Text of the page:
Vincent Neate on “What we need is more love in the boardroom…”

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As I sit in meetings with clients discussing how they might improve, manage and measure the social impact of their businesses, I am increasingly tempted to throw the word “love” into the conversation to capture what seems to be being said. More than one client out there can probably quote me as saying – “what we need is more love in the boardroom”.

In the news this week we have read about Rory Cullinan, the now ex-chair of the ABS Investment Bank arm, who was “snapchatting” his daughter about being bored in meetings. What was the loving going on in this scenario? Where was love missing?

Clearly not in Mr Cullinan’s love for his daughter. Not only had he adopted her preferred method of communication with her (an act of love), but he was prepared to engage with her about the realities of a high-flying career (an act of love).

Leadership can be incredibly dull. In times of change and upheaval, no one wants to understand where you are trying to lead them. Frequently everyone you meet (in endless meetings) wants to tell you why things won’t work or the problems you are causing them. By pointing out to his daughter that success is not the same as a life of never ending satisfaction, but can still be beset by boredom, he is doing her an enormous favour. How many young people see the trappings of success, but not the hard work and drudgery that produced it? And when you get there you don’t swap boredom for non-stop entertainment – you just have to deal with a different level of boredom.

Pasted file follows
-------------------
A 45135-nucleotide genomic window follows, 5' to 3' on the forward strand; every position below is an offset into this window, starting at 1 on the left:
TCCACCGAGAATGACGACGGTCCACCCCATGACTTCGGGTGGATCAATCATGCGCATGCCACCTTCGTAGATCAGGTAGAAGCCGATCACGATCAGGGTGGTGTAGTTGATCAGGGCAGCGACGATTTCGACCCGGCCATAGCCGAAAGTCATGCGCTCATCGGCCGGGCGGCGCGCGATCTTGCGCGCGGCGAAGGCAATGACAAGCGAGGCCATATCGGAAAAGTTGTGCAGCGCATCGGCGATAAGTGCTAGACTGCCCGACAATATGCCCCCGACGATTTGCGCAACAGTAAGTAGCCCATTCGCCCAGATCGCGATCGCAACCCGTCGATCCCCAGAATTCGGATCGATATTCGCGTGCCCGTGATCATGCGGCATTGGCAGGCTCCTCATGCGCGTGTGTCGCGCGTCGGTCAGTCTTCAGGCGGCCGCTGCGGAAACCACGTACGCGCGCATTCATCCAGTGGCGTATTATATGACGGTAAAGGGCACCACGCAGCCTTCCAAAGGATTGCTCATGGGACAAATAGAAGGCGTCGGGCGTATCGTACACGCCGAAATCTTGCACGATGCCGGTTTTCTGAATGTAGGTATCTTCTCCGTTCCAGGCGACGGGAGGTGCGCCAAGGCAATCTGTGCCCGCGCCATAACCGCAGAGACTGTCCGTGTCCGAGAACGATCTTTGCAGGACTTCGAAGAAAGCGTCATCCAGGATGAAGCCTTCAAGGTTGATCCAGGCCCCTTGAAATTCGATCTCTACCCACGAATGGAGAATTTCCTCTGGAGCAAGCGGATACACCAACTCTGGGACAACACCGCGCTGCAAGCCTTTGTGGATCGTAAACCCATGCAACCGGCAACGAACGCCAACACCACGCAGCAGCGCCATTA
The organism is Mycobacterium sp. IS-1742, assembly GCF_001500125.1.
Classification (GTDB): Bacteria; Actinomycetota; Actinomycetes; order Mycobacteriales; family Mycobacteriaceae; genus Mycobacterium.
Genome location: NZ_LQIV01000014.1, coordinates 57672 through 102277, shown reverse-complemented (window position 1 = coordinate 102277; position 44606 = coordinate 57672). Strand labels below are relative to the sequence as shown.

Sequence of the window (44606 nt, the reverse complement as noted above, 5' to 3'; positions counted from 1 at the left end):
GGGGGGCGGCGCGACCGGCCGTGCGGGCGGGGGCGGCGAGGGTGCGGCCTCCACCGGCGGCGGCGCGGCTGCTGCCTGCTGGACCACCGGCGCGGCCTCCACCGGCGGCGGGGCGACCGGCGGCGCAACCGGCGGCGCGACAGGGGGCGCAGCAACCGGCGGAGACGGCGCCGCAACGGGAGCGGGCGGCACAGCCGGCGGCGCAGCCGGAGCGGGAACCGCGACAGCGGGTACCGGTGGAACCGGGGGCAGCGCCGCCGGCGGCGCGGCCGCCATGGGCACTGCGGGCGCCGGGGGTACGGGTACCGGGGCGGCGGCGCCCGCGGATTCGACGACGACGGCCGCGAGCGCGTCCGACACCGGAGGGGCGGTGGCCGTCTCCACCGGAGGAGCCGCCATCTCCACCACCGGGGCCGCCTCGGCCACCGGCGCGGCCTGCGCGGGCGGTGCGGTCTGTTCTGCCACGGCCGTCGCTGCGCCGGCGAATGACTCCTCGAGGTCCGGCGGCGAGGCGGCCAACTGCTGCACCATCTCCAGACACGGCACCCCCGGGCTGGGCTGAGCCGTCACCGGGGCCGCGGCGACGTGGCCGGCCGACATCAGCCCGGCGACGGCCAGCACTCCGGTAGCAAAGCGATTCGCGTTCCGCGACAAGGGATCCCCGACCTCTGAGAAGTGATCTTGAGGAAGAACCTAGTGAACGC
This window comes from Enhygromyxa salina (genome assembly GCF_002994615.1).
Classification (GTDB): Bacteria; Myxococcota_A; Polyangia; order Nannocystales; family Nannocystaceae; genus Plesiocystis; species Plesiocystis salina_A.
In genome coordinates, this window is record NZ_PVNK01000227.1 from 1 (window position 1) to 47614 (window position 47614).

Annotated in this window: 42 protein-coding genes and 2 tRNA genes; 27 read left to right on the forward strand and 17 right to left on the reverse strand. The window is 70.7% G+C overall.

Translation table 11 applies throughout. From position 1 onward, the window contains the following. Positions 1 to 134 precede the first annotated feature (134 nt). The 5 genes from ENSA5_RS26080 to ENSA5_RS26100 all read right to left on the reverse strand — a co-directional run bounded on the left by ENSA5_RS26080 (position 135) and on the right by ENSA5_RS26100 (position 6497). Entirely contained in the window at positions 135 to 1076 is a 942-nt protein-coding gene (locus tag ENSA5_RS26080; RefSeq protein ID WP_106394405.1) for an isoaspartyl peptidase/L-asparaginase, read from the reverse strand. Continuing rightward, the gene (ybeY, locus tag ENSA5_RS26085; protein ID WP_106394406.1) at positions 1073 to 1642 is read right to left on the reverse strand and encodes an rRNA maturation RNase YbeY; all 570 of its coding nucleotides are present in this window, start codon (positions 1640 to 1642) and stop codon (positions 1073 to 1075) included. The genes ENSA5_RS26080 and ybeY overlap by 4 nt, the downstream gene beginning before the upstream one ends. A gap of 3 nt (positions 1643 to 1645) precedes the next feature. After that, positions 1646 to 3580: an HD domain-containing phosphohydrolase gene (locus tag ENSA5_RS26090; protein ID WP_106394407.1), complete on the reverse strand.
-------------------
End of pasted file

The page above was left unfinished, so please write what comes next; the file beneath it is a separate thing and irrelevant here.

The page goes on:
So let’s not be so hard on him. Instead, let us ask, “What can love tell us about the level of boredom we have to deal with? What if we showed as much love for our co-workers, customers, suppliers and other stakeholders as Mr Cullinan did for his daughter?” Is love the cure?

Boredom is not a feature of the circumstance I find myself in. The meeting is not boring – I am not choosing to find anything of interest in the meeting. The long report is not boring – I am not finding anything of interest in the long report. The subordinate with her challenges is not boring – I am not finding interest in helping her. If I choose love as a verb and love the others in the meeting, the reader of the report, the subordinate, as they need to be loved I subordinate my selfish ego to their needs and therein find interest in my work.

Perhaps the foolish thing Mr Cullinan did was to be found out in his honesty. It is hardly surprising that he loves his daughter differently and more than he loves his colleagues. Perhaps if he had loved his colleagues more he would not have been found out in his honesty because he would not have been bored. Now there is a lesson to pass on to our children.


Vincent Neate